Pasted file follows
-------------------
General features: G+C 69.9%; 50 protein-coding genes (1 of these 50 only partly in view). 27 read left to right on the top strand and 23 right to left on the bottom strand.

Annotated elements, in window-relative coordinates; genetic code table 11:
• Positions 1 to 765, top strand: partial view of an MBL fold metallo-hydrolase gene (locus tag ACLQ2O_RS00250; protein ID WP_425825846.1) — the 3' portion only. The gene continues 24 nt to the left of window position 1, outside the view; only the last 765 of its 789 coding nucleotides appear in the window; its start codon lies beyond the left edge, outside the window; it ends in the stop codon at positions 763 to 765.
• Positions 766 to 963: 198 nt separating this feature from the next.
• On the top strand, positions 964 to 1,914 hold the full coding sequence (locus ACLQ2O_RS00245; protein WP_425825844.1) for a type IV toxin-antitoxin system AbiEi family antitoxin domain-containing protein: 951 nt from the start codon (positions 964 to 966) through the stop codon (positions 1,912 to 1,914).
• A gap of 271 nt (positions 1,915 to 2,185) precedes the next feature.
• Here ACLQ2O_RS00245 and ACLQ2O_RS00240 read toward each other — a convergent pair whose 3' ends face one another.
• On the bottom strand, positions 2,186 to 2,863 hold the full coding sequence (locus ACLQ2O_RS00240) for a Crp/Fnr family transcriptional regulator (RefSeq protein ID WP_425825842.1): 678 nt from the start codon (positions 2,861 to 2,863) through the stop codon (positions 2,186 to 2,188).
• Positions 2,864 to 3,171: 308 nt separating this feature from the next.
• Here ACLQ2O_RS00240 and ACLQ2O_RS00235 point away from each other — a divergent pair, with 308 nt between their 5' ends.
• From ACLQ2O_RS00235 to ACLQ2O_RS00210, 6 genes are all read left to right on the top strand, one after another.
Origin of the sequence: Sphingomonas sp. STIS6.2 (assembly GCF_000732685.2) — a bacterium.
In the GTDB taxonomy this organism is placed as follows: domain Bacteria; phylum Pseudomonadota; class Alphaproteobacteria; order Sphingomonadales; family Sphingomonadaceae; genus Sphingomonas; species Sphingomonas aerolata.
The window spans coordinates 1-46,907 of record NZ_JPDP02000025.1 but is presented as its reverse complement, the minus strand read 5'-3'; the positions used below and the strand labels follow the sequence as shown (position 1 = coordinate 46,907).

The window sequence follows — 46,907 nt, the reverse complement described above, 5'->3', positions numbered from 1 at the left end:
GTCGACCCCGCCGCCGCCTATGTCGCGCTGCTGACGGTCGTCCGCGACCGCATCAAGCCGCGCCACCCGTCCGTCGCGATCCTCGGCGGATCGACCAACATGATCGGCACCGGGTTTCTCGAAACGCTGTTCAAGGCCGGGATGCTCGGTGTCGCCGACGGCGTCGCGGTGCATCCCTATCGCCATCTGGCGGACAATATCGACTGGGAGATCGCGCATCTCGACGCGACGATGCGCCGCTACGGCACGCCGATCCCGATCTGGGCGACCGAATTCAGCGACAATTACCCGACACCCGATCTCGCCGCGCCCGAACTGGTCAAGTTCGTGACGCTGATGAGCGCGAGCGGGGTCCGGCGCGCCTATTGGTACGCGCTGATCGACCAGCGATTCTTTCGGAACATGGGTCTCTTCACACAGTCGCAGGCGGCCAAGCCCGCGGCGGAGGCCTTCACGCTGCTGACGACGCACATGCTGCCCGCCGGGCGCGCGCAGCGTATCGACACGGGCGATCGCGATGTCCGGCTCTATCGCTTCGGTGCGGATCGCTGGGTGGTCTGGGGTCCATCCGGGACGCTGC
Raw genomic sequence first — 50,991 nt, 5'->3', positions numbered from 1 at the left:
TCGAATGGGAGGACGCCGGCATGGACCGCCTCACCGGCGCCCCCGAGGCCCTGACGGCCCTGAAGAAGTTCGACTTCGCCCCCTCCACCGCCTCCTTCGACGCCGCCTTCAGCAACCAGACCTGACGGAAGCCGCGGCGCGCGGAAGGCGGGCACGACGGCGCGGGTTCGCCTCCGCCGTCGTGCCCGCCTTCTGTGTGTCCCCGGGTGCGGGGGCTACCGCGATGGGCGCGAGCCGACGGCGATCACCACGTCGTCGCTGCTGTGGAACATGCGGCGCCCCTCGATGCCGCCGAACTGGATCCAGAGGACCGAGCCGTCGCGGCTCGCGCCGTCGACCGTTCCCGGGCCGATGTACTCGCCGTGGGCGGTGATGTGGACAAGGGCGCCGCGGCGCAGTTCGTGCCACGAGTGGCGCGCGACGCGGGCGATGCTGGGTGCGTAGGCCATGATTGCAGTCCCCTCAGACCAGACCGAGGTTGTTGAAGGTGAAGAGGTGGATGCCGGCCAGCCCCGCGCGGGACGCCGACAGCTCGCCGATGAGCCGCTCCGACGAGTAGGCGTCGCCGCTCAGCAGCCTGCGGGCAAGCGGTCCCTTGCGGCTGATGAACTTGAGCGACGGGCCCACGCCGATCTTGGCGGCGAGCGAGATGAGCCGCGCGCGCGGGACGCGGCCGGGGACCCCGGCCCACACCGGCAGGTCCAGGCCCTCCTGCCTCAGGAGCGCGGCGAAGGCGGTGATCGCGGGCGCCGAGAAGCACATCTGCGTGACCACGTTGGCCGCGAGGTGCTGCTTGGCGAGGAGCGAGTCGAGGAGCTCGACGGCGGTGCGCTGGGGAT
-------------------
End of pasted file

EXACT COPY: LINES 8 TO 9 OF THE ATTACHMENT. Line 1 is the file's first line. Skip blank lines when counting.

• On the bottom strand, positions 2,186 to 2,863 hold the full coding sequence (locus ACLQ2O_RS00240) for a Crp/Fnr family transcriptional regulator (RefSeq protein ID WP_425825842.1): 678 nt from the start codon (positions 2,861 to 2,863) through the stop codon (positions 2,186 to 2,188).
• Positions 2,864 to 3,171: 308 nt separating this feature from the next.